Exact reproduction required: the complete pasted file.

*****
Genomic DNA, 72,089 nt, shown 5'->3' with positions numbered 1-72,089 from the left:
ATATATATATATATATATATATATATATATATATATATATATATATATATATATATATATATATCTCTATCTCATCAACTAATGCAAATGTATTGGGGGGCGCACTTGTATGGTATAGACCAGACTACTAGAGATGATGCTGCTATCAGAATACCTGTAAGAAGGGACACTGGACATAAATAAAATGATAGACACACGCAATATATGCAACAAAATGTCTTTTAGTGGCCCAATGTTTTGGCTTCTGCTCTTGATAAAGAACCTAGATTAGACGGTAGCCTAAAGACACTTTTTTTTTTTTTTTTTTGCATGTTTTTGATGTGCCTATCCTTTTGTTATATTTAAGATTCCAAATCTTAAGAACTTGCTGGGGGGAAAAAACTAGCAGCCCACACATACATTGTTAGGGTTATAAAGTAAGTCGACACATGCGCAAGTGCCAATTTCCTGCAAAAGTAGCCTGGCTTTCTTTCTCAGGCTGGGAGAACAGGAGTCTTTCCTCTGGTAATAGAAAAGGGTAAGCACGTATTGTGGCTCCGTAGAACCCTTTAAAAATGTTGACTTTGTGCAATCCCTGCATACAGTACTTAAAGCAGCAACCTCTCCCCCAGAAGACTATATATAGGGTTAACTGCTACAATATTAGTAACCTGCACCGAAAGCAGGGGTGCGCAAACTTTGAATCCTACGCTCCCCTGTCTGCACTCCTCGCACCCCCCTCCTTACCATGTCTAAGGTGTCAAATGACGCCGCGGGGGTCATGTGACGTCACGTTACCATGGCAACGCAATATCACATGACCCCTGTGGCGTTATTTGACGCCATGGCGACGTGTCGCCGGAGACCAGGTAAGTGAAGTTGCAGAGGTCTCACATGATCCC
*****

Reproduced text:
Genomic DNA, 72,089 nt, shown 5'->3' with positions numbered 1-72,089 from the left:
ATATATATATATATATATATATATATATATATATATATATATATATATATATATATATATATATCTCTATCTCATCAACTAATGCAAATGTATTGGGGGGCGCACTTGTATGGTATAGACCAGACTACTAGAGATGATGCTGCTATCAGAATACCTGTAAGAAGGGACACTGGACATAAATAAAATGATAGACACACGCAATATATGCAACAAAATGTCTTTTAGTGGCCCAATGTTTTGGCTTCTGCTCTTGATAAAGAACCTAGATTAGACGGTAGCCTAAAGACACTTTTTTTTTTTTTTTTTTGCATGTTTTTGATGTGCCTATCCTTTTGTTATATTTAAGATTCCAAATCTTAAGAACTTGCTGGGGGGAAAAAACTAGCAGCCCACACATACATTGTTAGGGTTATAAAGTAAGTCGACACATGCGCAAGTGCCAATTTCCTGCAAAAGTAGCCTGGCTTTCTTTCTCAGGCTGGGAGAACAGGAGTCTTTCCTCTGGTAATAGAAAAGGGTAAGCACGTATTGTGGCTCCGTAGAACCCTTTAAAAATGTTGACTTTGTGCAATCCCTGCATACAGTACTTAAAGCAGCAACCTCTCCCCCAGAAGACTATATATAGGGTTAACTGCTACAATATTAGTAACCTGCACCGAAAGCAGGGGTGCGCAAACTTTGAATCCTACGCTCCCCTGTCTGCACTCCTCGCACCCCCCTCCTTACCATGTCTAAGGTGTCAAATGACGCCGCGGGGGTCATGTGACGTCACGTTACCATGGCAACGCAATATCACATGACCCCTGTGGCGTTATTTGACGCCATGGCGACGTGTCGCCGGAGACCAGGTAAGTGAAGTTGCAGAGGTCTCACATGATCCC